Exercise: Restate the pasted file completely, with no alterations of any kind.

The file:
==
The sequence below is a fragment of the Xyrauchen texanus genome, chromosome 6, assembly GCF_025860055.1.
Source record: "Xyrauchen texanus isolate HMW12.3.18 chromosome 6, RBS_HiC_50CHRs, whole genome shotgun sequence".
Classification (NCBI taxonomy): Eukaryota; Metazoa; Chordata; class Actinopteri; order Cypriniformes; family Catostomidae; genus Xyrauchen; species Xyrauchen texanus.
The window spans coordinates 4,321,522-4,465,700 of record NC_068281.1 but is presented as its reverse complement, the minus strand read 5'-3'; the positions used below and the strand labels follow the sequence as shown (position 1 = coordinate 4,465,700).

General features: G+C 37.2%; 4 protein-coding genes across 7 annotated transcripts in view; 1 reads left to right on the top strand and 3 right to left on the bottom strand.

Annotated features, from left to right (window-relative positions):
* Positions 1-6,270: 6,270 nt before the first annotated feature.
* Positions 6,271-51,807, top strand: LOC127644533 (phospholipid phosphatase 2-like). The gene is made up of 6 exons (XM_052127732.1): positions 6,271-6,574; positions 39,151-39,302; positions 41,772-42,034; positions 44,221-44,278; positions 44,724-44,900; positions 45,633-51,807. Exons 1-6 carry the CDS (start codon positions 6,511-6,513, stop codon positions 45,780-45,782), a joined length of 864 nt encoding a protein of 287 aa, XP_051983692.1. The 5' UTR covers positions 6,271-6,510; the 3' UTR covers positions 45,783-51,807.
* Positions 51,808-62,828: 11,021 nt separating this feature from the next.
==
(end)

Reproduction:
The sequence below is a fragment of the Xyrauchen texanus genome, chromosome 6, assembly GCF_025860055.1.
Source record: "Xyrauchen texanus isolate HMW12.3.18 chromosome 6, RBS_HiC_50CHRs, whole genome shotgun sequence".
Classification (NCBI taxonomy): Eukaryota; Metazoa; Chordata; class Actinopteri; order Cypriniformes; family Catostomidae; genus Xyrauchen; species Xyrauchen texanus.
The window spans coordinates 4,321,522-4,465,700 of record NC_068281.1 but is presented as its reverse complement, the minus strand read 5'-3'; the positions used below and the strand labels follow the sequence as shown (position 1 = coordinate 4,465,700).

General features: G+C 37.2%; 4 protein-coding genes across 7 annotated transcripts in view; 1 reads left to right on the top strand and 3 right to left on the bottom strand.

Annotated features, from left to right (window-relative positions):
* Positions 1-6,270: 6,270 nt before the first annotated feature.
* Positions 6,271-51,807, top strand: LOC127644533 (phospholipid phosphatase 2-like). The gene is made up of 6 exons (XM_052127732.1): positions 6,271-6,574; positions 39,151-39,302; positions 41,772-42,034; positions 44,221-44,278; positions 44,724-44,900; positions 45,633-51,807. Exons 1-6 carry the CDS (start codon positions 6,511-6,513, stop codon positions 45,780-45,782), a joined length of 864 nt encoding a protein of 287 aa, XP_051983692.1. The 5' UTR covers positions 6,271-6,510; the 3' UTR covers positions 45,783-51,807.
* Positions 51,808-62,828: 11,021 nt separating this feature from the next.